In terms of building bridges between Islam and the West, however, Islamic supremacists view interfaith dialogue as more of a monologue. Muslim Brotherhood founder Sayyid Qutb argued that interfaith dialogue with the West should be undertaken only to draw infidels over to Islam, bringing concessions with them. Although jihad is on the march worldwide, the expectation always seems to be that it is the Christian West that must overcome its “Islamophobic” bigotry and offer the olive branch. As an interfaith gesture of goodwill, we welcome the prayers of imams in our churches and synagogues, yet Muslims are never expected to reciprocate.
Christians are suffering unprecedented persecution worldwide. According to the most recent reports, some 215 million Christians worldwide face severe persecution, mostly in Muslim-majority countries. Yet a recent poll of U.S. Catholics reveals that they are more concerned about climate change than the global attacks on their brothers and sisters in Christ. Given a list of five global concerns, Catholics put Christian persecution at the bottom of the list. This is unconscionable. Christians in the Western world need to wake up. Perhaps the Pope should do less whitewashing of Islam and more speaking out in defense of its Christian victims.
The persecution is not limited to the Middle East or Africa. In 2016, an 86-year-old priest in Normandy, France was beheaded at the very altar of his church by two jihadists. Another priest was forced to film it; he was stabbed and seriously wounded. How did the French religious community respond to this outrageous act of aggression? French bishops called on Catholics for a day of fasting and prayer. They also asked Muslims living in France to come to church to “share the grief of Christians.” I understand that a message of forgiveness and brotherhood is consistent with the Christian spirit; but to ignore that the assassins acted in the name of Islam, intentionally targeted a Catholic church, and slaughtered an aging priest at the very altar is cowardly denial, perhaps even a resigned acceptance.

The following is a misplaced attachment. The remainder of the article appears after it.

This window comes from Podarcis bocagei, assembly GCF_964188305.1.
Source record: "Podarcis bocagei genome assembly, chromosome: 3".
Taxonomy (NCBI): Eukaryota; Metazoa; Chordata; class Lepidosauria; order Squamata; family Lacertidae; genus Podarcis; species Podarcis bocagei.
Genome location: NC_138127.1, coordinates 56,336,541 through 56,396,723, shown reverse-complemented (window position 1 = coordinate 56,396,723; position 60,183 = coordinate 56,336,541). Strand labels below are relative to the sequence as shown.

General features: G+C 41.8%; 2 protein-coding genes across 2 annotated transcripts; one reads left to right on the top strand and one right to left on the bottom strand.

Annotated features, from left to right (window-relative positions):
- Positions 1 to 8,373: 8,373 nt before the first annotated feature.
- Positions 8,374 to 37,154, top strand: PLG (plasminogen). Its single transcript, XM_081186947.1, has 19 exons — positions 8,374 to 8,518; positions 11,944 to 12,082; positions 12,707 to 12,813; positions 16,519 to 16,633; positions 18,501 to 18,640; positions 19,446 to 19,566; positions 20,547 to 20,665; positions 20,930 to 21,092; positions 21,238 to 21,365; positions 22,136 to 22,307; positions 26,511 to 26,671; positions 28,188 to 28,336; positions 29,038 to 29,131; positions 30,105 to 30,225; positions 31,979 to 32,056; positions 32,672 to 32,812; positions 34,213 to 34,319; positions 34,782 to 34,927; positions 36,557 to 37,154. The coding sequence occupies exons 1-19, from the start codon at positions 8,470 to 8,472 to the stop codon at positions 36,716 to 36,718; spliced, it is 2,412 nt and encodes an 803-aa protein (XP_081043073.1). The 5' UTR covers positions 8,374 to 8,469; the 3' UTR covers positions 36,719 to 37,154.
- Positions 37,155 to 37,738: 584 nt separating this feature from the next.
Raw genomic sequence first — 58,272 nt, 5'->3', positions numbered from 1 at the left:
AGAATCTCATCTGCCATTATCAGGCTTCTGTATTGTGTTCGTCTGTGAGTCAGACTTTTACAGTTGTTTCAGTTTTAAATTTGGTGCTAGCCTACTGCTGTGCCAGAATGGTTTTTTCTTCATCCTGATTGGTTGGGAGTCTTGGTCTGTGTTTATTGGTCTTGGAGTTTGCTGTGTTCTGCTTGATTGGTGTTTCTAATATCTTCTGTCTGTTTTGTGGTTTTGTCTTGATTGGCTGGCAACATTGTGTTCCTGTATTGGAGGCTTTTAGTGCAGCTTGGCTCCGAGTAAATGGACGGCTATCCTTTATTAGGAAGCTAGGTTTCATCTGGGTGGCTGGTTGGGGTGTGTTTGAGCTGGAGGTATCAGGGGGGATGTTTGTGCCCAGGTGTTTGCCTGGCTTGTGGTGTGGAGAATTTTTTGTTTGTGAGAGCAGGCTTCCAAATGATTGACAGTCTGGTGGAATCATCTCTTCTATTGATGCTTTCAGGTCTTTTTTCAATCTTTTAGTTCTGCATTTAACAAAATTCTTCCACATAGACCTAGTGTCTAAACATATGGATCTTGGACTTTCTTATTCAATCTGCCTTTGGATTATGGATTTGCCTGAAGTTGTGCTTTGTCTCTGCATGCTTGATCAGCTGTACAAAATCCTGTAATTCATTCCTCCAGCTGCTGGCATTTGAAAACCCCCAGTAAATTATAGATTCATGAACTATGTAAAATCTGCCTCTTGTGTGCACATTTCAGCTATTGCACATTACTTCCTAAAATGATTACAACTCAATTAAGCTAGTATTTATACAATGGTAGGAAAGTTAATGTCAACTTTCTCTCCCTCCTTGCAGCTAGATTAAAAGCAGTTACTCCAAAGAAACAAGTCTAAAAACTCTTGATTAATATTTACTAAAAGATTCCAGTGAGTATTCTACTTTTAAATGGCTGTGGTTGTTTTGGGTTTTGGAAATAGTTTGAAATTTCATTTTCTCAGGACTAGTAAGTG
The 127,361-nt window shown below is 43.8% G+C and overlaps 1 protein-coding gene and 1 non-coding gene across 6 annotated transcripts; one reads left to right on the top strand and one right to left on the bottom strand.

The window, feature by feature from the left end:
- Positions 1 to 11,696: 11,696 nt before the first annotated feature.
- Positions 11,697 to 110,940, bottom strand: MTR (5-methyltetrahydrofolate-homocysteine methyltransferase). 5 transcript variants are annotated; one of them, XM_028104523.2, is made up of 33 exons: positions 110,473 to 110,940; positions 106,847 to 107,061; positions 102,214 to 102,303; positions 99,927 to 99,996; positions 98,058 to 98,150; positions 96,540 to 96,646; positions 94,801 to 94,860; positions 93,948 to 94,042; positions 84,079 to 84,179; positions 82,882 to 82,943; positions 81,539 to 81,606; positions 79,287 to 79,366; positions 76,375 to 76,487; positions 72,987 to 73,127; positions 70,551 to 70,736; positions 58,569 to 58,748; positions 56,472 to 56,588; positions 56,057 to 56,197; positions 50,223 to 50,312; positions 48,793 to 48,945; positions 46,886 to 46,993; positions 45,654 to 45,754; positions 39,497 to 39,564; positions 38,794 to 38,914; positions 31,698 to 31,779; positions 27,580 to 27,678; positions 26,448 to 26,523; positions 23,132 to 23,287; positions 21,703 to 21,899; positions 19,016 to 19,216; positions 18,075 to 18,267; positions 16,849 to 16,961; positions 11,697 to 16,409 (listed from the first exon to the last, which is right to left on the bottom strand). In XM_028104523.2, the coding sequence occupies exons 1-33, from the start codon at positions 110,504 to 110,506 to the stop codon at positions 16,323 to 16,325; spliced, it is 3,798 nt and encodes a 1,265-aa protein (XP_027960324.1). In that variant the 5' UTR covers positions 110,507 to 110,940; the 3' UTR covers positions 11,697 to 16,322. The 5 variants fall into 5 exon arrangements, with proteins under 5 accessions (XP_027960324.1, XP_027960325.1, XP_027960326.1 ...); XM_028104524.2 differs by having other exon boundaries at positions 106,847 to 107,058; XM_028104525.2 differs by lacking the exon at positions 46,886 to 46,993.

Islamists view this as weakness and it emboldens them. They see the West is clearly crumbling. “A falling camel attracts many knives,” goes an Arab saying Osama bin Laden himself used. He also said that “when people see a strong horse and a weak horse, they naturally gravitate toward the strong horse.” Today, a patriarchal, supremacist Islam is that strong horse.
Many say that it is too late for Europe to reverse course, that the continent is finished. Others, myself included, are more optimistic, or at least refuse to go down without a fight. But what must be done? How do we become the strong horse again?
Writing for PJ Media several years ago in “Christianity: First Line of Defense for the West,” Abraham Miller, himself not a Christian, wrote that the “one solid, inescapable organizing principle that has stood as the bulwark against radical Islam is Christianity.” Not the egocentric “prosperity gospel” of many mainstream churches and megachurch pastors, but a Christianity that strengthens us for spiritual warfare. A Christianity that is less the church of Jesus the Lamb of God, and more the church of Jesus, the Lion of Judah. The church of the Jesus who righteously drove the moneychangers from the temple. The “muscular Christianity” of Victorian England. The Christianity that roused itself to push back against five hundred years of Islamic supremacism by embarking on the Crusades. The masculine spirit of Christian chivalry.